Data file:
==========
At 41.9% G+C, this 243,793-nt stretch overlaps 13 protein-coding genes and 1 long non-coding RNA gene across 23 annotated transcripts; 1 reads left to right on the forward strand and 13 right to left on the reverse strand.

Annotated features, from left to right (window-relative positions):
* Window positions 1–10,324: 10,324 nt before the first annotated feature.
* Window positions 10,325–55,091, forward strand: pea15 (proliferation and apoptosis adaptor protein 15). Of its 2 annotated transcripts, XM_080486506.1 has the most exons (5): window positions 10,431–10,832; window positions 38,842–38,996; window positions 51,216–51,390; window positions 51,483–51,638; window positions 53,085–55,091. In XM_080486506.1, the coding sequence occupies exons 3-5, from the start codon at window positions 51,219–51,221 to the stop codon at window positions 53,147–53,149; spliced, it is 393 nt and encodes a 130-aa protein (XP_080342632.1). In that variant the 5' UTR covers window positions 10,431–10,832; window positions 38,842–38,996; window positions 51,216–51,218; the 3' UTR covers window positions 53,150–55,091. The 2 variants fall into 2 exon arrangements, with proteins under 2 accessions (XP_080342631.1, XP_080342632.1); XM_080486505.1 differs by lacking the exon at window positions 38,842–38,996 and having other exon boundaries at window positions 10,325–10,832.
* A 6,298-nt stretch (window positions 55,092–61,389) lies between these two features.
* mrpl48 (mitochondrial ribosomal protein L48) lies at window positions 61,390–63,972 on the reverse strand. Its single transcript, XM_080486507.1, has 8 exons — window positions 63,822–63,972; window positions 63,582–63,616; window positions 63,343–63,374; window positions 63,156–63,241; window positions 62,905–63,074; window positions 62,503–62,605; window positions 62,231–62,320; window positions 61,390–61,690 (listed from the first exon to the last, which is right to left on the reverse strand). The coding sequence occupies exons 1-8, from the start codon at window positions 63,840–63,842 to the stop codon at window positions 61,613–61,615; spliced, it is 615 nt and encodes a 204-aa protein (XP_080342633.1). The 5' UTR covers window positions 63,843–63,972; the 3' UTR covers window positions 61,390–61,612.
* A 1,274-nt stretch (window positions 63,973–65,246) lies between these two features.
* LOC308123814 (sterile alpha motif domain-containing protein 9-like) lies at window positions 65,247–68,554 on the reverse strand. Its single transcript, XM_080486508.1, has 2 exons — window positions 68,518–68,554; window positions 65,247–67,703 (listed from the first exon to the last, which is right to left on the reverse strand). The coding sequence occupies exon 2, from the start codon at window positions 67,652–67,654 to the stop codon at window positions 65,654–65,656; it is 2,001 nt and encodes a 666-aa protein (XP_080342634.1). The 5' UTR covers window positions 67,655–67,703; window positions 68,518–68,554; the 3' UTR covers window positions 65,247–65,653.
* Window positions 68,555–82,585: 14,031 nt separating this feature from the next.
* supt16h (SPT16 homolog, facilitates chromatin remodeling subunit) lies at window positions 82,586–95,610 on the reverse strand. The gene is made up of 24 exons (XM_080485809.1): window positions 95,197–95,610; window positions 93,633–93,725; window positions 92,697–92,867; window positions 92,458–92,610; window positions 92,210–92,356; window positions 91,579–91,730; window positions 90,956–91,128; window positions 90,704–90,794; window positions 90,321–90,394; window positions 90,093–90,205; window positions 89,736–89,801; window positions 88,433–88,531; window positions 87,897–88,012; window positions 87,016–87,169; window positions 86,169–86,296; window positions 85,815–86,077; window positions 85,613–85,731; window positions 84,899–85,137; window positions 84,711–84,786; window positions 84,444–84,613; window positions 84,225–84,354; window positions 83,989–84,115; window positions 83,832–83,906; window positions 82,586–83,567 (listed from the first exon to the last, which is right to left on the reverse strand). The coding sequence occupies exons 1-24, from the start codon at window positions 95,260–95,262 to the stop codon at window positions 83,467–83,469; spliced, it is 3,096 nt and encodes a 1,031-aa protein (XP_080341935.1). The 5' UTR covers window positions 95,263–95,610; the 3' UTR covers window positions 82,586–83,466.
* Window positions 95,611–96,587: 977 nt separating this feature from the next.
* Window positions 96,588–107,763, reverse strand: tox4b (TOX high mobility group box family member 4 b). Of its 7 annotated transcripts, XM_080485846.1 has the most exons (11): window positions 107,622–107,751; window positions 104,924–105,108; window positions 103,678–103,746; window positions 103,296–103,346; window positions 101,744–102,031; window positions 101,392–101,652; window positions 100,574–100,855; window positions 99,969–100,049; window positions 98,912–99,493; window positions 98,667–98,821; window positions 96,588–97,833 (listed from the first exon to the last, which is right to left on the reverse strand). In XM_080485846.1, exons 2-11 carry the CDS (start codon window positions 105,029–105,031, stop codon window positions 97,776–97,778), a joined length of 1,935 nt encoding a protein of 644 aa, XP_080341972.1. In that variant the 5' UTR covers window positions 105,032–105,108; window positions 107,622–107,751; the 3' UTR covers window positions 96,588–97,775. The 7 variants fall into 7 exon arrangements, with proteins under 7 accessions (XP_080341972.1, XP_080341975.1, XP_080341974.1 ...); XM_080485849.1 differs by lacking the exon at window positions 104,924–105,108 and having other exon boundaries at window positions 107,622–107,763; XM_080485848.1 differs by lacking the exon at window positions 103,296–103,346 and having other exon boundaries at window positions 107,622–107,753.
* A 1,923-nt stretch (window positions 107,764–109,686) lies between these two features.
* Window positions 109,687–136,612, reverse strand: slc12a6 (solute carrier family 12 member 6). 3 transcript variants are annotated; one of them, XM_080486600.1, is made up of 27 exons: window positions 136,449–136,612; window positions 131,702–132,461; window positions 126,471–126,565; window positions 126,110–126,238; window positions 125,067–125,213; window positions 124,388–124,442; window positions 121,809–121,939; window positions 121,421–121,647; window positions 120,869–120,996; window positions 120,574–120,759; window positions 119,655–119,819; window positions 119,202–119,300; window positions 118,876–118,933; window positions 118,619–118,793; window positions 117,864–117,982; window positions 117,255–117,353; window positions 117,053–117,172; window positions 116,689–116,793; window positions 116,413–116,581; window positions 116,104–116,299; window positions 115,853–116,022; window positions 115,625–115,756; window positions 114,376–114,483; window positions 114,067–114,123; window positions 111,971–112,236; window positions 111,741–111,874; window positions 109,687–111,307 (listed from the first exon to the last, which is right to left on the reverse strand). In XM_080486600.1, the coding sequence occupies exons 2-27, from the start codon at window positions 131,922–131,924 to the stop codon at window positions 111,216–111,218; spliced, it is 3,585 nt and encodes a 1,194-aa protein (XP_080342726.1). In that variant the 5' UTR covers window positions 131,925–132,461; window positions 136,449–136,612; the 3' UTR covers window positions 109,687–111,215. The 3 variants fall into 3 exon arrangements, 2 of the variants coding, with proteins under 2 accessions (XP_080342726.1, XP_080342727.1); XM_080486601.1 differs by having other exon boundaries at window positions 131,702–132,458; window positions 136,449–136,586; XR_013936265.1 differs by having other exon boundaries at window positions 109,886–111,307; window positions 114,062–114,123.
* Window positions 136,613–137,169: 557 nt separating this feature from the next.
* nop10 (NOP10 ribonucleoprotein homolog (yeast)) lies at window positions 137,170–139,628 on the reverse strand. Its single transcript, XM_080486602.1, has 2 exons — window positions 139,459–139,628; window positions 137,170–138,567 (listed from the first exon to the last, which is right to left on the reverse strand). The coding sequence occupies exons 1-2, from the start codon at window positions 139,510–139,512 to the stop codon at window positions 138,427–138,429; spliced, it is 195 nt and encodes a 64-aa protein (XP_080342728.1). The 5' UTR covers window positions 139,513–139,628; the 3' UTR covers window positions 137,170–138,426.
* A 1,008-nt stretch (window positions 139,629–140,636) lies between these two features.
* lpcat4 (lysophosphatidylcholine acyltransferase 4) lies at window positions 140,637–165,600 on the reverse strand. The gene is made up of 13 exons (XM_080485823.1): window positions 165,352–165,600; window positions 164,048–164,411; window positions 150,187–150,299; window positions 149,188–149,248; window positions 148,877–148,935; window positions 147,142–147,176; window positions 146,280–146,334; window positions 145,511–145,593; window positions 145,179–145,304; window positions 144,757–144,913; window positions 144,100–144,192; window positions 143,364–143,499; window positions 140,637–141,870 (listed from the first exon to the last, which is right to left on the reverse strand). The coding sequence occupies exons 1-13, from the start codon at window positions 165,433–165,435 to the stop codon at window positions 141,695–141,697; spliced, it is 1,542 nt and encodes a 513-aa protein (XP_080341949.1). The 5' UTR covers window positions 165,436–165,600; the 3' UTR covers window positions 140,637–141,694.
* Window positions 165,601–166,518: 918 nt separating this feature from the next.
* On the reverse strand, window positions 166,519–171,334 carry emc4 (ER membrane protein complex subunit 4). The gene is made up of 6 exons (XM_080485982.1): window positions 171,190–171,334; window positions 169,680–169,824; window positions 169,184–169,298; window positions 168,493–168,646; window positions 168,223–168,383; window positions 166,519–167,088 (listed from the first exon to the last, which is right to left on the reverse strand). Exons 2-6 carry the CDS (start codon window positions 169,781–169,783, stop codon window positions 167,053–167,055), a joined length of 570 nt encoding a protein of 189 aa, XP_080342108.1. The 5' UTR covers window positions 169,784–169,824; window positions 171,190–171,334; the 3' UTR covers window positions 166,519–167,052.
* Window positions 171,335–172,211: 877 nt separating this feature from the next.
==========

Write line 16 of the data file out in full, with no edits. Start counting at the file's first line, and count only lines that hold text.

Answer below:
* nop10 (NOP10 ribonucleoprotein homolog (yeast)) lies at window positions 137,170–139,628 on the reverse strand. Its single transcript, XM_080486602.1, has 2 exons — window positions 139,459–139,628; window positions 137,170–138,567 (listed from the first exon to the last, which is right to left on the reverse strand). The coding sequence occupies exons 1-2, from the start codon at window positions 139,510–139,512 to the stop codon at window positions 138,427–138,429; spliced, it is 195 nt and encodes a 64-aa protein (XP_080342728.1). The 5' UTR covers window positions 139,513–139,628; the 3' UTR covers window positions 137,170–138,426.